Defense Agency Renews Antivirus Software Subscription for Workers’ Home Use


The one-year license excludes contractors from a crucial factor in secure “maximum telework.”

As the coronavirus pandemic grows the ranks of teleworkers, the Defense Information Systems Agency is imploring Defense Department employees to take advantage of the agency re-upping its home-use antivirus program with vendor McAfee.

“Recognizing a need, DISA and the DoD have renewed their antivirus home use programs,” reads a news bulletin the agency posted Monday. “The DoD antivirus software license agreement with McAfee allows active DoD employees to utilize the anti-virus software for home use.”

Government agencies and departments have struggled to implement the administration’s “maximum telework” policy as more remote users strain their networks. 

Antivirus software is necessary to protect systems against the most common threat vector malicious actors are using during the pandemic: malware intrusion via phishing.

The administration updated its teleworking guidance to include contractors but the DISA bulletin notes that that significant segment of the workforce will not have access to the antivirus software. 

“Home use of the anti-virus products will not only protect personal PCs, but will also potentially lessen the threat of malicious logic being introduced to the workplace and compromising DoD networks,” reads the DISA bulletin. “Contractors are excluded from using the software at home or on any other system not belonging to the DoD.” 

There is no shortage of stakeholders weighing in on how teleworkers can protect their systems as the need for social distancing continues. The necessary measures—updating software, using multifactor authentication, training employees on how to avoid falling for fake emails—are mostly the same basic actions authorities have been encouraging internet users to implement for years.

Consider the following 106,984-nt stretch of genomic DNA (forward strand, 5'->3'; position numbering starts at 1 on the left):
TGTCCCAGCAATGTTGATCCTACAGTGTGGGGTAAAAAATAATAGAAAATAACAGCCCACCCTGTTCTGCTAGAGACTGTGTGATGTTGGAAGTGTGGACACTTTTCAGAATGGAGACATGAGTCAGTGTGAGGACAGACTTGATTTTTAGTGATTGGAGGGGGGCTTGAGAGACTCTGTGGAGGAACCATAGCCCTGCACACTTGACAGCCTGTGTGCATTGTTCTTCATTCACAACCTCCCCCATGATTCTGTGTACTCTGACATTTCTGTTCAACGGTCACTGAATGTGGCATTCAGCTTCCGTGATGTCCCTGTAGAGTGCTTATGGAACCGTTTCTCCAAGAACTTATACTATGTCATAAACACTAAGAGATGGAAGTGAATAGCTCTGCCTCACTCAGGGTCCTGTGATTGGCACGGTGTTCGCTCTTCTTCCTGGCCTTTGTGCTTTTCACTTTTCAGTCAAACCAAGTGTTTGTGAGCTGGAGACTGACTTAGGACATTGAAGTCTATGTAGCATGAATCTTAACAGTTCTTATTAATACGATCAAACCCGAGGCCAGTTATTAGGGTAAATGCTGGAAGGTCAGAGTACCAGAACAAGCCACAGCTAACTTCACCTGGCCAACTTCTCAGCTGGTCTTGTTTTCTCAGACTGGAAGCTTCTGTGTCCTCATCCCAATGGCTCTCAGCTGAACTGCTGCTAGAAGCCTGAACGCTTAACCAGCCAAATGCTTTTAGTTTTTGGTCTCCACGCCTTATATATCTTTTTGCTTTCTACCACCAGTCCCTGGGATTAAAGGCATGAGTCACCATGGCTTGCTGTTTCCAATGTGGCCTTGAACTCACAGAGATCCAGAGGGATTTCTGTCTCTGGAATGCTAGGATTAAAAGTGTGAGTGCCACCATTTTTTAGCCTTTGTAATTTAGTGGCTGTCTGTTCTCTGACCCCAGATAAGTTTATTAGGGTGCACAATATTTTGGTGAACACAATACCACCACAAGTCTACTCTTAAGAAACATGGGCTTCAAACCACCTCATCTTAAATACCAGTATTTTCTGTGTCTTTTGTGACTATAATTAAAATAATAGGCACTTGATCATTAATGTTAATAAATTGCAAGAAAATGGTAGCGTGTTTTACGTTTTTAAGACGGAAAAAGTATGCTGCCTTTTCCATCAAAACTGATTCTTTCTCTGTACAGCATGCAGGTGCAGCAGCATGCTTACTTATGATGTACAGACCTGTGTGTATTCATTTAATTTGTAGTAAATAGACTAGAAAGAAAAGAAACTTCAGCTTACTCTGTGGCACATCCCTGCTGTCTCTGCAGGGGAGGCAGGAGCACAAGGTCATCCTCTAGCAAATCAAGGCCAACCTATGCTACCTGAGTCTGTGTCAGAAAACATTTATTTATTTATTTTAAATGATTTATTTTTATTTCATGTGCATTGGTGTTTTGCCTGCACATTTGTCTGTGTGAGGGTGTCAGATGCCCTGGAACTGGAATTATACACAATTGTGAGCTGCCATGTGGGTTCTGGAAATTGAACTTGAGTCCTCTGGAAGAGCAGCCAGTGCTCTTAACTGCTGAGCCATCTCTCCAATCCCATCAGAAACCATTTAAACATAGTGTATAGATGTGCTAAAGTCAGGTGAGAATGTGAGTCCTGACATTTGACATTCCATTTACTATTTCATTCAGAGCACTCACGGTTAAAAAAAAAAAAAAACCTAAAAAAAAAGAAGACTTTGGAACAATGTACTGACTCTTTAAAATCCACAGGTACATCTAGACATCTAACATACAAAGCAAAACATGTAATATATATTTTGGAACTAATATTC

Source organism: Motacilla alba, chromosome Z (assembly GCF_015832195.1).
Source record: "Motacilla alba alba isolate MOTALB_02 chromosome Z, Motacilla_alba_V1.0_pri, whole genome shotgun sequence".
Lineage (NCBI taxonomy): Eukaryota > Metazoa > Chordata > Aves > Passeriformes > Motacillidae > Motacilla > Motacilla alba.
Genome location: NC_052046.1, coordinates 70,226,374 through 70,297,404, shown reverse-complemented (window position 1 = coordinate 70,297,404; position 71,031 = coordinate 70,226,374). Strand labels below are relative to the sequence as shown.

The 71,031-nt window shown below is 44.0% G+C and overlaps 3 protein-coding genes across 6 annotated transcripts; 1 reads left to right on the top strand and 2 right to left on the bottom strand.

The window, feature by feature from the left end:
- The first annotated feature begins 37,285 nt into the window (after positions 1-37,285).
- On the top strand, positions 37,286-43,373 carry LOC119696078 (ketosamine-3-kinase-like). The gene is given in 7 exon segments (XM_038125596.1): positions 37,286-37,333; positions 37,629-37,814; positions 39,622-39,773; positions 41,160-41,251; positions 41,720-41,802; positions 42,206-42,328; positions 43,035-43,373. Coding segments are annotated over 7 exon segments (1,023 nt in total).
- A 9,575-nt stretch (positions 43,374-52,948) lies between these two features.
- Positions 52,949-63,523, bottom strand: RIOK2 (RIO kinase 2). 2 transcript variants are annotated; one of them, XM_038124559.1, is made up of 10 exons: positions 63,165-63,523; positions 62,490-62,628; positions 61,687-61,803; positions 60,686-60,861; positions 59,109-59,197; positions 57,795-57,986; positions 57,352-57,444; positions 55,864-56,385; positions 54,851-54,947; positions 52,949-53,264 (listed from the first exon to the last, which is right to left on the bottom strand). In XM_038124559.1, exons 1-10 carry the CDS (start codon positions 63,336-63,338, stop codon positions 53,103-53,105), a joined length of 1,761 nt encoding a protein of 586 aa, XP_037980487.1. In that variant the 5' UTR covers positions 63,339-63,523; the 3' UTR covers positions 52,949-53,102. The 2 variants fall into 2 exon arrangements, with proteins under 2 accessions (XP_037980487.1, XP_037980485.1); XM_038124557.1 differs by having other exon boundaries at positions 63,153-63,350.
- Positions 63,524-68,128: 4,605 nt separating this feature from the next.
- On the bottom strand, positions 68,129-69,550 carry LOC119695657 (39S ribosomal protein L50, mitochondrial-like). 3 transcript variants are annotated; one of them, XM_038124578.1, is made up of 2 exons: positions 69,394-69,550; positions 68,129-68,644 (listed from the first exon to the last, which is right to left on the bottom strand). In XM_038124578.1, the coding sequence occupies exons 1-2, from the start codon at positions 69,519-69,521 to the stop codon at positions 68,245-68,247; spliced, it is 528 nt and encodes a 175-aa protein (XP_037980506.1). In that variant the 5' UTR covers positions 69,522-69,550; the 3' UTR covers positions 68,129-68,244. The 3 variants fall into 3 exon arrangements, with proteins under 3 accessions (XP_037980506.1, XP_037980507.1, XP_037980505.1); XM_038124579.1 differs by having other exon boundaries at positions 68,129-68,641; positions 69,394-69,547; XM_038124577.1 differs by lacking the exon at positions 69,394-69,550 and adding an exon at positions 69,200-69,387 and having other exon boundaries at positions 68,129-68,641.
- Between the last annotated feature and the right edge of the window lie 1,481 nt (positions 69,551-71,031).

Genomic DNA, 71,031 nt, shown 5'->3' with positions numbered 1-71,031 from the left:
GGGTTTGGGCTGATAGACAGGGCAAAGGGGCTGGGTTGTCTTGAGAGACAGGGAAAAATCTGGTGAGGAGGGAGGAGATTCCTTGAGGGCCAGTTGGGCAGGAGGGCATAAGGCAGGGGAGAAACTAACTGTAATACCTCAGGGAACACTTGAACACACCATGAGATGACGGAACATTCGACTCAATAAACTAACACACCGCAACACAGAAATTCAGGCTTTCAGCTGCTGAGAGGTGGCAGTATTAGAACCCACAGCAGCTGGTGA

“The good news for businesses and employees is that smart working-from-home security looks a lot like working-from-the-office security,” wrote David Forscey, managing director of the Aspen Institute’s Cybersecurity Group in a post Tuesday. “Businesses and individual employees can protect themselves against predatory criminals through relatively straightforward, low-cost, time-tested security measures.”

In a post on “virus basics,” the Cybersecurity and Infrastructure Security Agency said using a text-only format can limit the chances of downloading a virus by simply opening an email.

Beyond the basics, one feature the pandemic may give a lift to is the greater use of biometrics for cybersecurity.

CISA, along with DISA and industry stakeholders, is eager to end the use of identifiers such as Social Security numbers for access control. Instead, officials are exploring technology that would rely on unique identifiers such as a person’s facial features, their voice, or even their gait.

“Simply enabling the password, PIN, fingerprint, or facial ID feature will prevent people from getting on your device should you walk away from it,” the National Institute of Standards and Technology advised in a one-pager of six basic tips for teleworking.

More broadly, NIST and CISA officials point to Special Publication 800-46 Rev 2, a “Guide to Enterprise Telework, Remote Access, and Bring Your Own Device (BYOD) Security,” as a resource.

For further assistance, The International Association of Information Technology Asset Managers is offering a free class on mobile asset management March 26.

“We know that U.S. companies and agencies are struggling—or soon will be—as they send workers home and find that they don’t have a handle on dealing with unknown personal devices that will now be used to do business and retain sensitive corporate data,” president and CEO Barbara Rembiesa said in a press release.